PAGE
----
Please make a note above of the 31 markets. Sad to say that the retail brands that are becoming ubiquitous in US traditional retail are not American brands: Inditex-Spain; Uniqlo-Japan; H&M-Germany; Aldi- Germany; Primark-UK. What they have in common is a comprehensive knowledge of global retailing and the ability to customize their offerings to many markets. No monolithic product arrogance here. This has been the failure of many a traditional retailer- for example, Marks & Spencer recently closed all their stores in China after many years (wait-China? The fastest growing economy in the world?). The main reason is that their product was not managed to suit the market (just my opinion, but it also looked dated and sometimes just plain ugly). I am sure you would have found most or all of it in their stores in UK. That doesn’t work in global retailing-while some product is relevant to multiple markets, most or all of it will never be.
But what about shopping malls? Once an anchor store in a mall closes, that mall’s days are probably numbered. And why are so many shopping malls becoming ghosts or discount centers? Certainly all three reasons given above related to the store or product are part of the story, but the main part of the story is that there are too many shopping malls in the first place.
Between 1970 and 2015, the number of shopping malls grew twice as fast as the population. Now the US finds itself with 23.5 square feet of GLA (Gross Leasable Area) per capita! This means you can go into any shopping mall, carve out a 20’x20’ space, and claim it as your share of US Mall Retailing. And so could the rest of our 321million population.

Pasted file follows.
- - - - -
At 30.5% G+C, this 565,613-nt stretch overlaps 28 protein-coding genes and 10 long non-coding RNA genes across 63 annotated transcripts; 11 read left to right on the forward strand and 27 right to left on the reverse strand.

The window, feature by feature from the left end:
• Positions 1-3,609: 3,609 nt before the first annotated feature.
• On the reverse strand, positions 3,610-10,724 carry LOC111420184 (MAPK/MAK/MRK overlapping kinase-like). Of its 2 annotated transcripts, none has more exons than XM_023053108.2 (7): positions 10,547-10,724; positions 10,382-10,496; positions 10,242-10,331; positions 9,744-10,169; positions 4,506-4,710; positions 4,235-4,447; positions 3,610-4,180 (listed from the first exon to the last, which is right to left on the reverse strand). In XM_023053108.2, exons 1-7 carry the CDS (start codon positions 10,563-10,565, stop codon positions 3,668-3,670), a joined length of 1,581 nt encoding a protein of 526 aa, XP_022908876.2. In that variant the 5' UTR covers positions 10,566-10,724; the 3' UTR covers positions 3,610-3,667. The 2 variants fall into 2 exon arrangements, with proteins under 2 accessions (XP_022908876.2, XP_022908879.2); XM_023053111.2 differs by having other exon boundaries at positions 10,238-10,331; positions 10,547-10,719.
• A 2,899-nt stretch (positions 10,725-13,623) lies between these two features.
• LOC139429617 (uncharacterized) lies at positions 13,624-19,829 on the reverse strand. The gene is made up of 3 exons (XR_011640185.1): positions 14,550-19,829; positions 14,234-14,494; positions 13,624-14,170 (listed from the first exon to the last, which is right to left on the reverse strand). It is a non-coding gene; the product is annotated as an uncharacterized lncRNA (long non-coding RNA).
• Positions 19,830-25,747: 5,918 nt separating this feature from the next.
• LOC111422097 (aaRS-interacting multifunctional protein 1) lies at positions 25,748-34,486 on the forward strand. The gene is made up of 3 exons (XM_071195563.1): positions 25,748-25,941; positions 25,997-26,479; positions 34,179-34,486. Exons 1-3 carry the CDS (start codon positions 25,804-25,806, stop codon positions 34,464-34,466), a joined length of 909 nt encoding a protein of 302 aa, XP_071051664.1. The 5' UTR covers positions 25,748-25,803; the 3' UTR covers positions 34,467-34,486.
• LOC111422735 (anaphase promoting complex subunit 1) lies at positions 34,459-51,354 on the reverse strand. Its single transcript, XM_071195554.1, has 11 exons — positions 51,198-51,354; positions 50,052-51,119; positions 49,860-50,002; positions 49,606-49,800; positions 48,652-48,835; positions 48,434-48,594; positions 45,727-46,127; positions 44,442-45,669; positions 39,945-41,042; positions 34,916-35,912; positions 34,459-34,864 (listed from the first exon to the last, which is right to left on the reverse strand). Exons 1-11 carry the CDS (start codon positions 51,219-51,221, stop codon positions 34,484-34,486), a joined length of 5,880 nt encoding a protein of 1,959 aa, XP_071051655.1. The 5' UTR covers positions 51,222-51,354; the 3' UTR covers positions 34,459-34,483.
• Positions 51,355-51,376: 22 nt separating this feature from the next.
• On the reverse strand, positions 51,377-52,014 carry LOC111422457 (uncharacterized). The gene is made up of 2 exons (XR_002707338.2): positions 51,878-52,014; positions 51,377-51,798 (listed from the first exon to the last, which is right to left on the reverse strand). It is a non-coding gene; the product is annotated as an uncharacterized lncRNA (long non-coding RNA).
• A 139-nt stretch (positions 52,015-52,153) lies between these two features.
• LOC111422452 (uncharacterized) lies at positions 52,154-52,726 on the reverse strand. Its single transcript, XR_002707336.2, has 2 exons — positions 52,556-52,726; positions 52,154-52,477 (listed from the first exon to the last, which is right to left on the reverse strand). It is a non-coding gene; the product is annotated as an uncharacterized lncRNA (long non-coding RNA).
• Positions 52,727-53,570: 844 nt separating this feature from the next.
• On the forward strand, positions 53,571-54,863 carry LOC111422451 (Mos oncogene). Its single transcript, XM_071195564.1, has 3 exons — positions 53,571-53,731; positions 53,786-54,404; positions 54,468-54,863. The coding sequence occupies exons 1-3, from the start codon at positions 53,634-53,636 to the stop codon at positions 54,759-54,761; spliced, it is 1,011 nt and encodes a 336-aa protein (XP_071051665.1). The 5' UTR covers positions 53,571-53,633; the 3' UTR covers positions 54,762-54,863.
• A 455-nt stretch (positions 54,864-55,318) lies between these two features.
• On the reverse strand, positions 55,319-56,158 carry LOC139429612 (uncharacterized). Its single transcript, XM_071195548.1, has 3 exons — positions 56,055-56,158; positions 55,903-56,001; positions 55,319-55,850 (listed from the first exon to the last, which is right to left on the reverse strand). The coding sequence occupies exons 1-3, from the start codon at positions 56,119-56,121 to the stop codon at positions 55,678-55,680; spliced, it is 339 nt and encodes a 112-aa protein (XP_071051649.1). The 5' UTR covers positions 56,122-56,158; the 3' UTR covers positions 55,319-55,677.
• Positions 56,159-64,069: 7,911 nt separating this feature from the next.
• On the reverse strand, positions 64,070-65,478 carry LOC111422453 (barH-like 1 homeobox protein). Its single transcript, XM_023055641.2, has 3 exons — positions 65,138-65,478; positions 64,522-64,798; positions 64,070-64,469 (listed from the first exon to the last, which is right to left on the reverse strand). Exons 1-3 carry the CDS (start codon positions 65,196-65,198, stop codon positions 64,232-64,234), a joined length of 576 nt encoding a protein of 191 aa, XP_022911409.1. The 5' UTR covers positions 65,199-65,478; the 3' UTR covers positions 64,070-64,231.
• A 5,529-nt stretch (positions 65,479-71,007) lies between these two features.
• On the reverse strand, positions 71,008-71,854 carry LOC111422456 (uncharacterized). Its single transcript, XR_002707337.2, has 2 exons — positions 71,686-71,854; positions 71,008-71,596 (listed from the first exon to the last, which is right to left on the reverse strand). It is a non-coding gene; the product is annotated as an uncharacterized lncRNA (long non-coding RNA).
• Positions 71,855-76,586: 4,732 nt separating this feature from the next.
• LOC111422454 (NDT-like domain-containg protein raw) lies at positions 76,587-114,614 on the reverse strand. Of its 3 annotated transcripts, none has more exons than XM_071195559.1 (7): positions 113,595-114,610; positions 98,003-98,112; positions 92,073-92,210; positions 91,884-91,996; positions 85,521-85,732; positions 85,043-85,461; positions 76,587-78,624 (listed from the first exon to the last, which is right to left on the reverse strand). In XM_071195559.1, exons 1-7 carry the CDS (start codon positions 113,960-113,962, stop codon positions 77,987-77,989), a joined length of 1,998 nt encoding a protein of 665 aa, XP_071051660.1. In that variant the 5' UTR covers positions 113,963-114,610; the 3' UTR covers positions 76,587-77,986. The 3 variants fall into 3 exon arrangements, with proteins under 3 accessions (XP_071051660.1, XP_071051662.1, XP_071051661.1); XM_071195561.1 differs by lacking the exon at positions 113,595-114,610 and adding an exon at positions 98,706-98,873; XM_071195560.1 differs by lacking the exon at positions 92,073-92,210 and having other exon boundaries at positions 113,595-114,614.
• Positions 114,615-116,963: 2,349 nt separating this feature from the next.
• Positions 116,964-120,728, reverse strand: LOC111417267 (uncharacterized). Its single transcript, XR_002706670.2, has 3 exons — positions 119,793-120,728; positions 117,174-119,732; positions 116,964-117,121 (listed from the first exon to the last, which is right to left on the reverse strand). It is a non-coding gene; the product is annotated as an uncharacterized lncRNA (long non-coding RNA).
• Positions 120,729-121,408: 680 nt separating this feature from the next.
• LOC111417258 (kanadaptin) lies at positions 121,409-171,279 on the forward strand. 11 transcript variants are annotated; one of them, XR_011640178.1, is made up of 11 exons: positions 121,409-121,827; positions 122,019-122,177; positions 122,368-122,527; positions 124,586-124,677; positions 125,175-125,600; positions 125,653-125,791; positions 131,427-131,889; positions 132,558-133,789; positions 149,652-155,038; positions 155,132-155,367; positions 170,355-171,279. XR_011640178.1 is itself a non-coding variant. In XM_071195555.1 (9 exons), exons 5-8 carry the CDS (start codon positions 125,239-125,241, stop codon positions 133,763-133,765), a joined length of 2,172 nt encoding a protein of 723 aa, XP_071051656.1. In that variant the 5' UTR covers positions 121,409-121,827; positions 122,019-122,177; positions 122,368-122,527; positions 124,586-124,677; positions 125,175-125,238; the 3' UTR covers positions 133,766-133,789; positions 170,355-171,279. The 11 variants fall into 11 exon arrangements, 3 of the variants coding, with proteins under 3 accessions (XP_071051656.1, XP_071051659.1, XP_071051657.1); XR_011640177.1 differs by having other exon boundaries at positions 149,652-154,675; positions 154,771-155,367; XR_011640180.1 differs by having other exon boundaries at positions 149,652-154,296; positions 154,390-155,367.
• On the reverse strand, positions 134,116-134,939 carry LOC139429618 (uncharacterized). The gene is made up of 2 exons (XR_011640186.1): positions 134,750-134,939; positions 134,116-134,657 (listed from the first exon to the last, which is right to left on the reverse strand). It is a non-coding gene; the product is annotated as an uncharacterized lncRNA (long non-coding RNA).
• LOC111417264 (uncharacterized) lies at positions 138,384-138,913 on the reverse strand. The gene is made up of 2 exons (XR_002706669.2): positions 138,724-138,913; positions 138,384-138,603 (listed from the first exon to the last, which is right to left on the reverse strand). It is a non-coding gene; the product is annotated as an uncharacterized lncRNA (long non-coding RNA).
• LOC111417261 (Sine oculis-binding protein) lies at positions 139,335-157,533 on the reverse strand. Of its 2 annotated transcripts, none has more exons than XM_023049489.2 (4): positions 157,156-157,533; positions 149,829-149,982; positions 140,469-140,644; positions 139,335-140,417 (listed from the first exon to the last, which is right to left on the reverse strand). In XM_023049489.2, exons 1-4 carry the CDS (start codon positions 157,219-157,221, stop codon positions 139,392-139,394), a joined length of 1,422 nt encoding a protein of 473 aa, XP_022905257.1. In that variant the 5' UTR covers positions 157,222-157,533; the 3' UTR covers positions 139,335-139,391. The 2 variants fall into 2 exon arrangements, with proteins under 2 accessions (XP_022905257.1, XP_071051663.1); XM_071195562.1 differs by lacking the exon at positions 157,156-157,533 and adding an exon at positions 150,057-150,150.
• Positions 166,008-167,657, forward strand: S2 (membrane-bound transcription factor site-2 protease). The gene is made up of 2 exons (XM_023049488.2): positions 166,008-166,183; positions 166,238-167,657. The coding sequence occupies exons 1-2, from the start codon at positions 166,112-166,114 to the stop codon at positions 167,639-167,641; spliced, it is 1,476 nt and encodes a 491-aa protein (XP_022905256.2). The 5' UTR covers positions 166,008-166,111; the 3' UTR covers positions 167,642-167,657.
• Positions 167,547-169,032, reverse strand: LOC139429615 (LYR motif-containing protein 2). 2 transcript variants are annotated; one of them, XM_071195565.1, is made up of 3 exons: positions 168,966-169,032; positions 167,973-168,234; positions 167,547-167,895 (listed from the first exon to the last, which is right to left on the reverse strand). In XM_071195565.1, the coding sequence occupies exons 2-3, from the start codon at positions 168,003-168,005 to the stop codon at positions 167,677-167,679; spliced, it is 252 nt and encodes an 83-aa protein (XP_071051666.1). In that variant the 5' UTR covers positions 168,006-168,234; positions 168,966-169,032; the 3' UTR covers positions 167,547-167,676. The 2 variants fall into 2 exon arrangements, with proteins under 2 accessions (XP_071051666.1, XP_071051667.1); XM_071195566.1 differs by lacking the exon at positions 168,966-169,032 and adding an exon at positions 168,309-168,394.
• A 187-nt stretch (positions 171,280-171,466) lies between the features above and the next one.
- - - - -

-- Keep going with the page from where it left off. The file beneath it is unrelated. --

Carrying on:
How did this happen? Can’t prove it, but my answer is that the growth of more and more shopping malls, double what was needed based on the population was based on Gordon Gecko’s virtue-Greed. This was a real estate boom and hugely profitable, with no concern or control over the overabundance and concentration of stores. IF a new mall opened, everyone had to be in there, even if it was a stone’s throw from another shopping area with exactly or virtually the same offerings.
So don’t blame ecommerce for closing these stores- say Thank You. The economy will be better off for this adjustment, and hopefully those displaced will get new jobs downtown.